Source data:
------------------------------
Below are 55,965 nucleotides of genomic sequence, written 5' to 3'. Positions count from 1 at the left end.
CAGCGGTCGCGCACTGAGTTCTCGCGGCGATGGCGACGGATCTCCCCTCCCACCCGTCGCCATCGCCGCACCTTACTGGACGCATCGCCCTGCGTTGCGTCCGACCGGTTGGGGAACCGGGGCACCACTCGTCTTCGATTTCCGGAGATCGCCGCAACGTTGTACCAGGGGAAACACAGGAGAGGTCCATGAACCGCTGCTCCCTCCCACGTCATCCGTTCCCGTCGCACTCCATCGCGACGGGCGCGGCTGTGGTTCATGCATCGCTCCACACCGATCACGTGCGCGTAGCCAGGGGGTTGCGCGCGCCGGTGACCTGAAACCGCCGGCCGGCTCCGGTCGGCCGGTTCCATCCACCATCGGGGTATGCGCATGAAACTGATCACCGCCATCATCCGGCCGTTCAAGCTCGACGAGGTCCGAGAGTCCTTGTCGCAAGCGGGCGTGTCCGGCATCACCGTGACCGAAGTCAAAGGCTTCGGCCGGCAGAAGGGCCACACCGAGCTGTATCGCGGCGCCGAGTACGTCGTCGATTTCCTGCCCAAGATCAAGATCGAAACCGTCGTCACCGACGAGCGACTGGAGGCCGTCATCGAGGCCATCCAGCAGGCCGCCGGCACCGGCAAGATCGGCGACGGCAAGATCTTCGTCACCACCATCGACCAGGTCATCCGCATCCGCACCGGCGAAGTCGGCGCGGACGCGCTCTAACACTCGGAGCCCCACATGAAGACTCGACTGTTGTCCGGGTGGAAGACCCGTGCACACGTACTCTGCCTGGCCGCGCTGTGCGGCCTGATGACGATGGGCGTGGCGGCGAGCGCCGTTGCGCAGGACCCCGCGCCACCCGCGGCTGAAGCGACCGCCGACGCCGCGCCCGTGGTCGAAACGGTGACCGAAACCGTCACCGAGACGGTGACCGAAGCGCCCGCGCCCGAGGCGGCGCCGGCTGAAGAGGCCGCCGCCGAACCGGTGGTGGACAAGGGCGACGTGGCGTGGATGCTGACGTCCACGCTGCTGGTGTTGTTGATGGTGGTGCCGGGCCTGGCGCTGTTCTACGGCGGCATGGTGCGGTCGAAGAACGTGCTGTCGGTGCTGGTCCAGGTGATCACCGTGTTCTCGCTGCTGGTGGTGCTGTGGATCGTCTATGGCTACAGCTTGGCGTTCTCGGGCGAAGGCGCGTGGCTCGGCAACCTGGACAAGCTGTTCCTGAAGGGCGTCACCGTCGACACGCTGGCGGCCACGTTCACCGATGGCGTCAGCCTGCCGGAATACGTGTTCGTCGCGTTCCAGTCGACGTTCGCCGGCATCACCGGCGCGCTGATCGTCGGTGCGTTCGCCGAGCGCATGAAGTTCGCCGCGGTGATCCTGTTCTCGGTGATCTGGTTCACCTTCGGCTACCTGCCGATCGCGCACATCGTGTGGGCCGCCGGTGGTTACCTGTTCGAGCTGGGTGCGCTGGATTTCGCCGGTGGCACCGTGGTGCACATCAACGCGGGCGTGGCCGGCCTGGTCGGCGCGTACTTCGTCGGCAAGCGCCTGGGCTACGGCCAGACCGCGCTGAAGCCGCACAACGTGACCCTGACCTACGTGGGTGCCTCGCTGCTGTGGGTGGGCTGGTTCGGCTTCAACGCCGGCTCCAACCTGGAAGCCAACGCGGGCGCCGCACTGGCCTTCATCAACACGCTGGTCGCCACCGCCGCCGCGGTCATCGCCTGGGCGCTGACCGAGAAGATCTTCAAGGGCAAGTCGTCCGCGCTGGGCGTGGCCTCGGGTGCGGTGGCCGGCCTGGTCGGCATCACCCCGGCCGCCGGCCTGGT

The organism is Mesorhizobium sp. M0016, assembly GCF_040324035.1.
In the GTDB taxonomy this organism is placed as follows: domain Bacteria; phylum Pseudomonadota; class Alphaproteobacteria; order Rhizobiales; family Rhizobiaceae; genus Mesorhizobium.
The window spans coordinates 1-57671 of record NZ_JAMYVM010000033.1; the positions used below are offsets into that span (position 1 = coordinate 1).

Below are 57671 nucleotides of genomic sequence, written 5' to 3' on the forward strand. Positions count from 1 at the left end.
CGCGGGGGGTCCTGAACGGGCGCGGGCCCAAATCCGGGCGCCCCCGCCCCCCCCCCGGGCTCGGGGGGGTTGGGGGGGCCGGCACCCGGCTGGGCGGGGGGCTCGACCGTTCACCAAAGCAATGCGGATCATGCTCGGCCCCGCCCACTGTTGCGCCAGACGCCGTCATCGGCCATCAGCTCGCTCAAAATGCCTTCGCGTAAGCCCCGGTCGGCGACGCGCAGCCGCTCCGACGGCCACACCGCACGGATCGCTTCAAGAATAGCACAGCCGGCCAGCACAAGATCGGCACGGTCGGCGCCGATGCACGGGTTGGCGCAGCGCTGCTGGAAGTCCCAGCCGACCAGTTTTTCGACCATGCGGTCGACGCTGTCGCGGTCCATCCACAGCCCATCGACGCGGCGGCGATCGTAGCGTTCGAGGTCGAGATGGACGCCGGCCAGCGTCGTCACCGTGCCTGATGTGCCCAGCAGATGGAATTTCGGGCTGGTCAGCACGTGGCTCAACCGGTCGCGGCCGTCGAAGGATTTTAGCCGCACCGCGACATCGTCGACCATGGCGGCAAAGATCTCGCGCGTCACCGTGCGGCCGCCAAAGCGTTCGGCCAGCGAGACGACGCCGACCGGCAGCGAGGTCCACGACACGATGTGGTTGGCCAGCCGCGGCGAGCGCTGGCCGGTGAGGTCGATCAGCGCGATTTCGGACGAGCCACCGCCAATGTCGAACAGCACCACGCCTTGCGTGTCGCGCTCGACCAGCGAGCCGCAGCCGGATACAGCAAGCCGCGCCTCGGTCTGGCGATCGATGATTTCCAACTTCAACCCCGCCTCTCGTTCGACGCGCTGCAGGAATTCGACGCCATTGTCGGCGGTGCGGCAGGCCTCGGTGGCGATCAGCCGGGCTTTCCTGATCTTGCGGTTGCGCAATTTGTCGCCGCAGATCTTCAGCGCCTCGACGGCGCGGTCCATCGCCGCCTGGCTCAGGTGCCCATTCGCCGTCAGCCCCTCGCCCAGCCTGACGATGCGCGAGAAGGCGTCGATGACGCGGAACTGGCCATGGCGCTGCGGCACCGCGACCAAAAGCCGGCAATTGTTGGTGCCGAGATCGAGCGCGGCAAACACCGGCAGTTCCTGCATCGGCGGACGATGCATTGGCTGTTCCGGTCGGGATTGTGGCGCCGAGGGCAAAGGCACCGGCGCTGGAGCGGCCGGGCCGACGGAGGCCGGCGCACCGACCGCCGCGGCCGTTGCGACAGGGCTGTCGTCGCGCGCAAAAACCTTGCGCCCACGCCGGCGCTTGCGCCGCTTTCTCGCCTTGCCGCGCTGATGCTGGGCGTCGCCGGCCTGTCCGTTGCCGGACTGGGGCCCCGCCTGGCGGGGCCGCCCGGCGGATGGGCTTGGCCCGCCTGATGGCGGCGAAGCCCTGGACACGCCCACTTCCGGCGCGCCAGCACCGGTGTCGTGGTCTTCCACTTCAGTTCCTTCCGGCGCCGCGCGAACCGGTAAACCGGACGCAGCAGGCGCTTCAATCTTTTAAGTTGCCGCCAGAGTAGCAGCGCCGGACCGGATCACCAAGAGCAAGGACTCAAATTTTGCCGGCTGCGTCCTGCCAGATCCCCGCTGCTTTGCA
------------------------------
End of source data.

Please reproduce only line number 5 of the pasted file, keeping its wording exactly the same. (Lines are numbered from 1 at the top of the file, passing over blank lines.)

The window spans coordinates 1-57671 of record NZ_JAMYVM010000033.1; the positions used below are offsets into that span (position 1 = coordinate 1).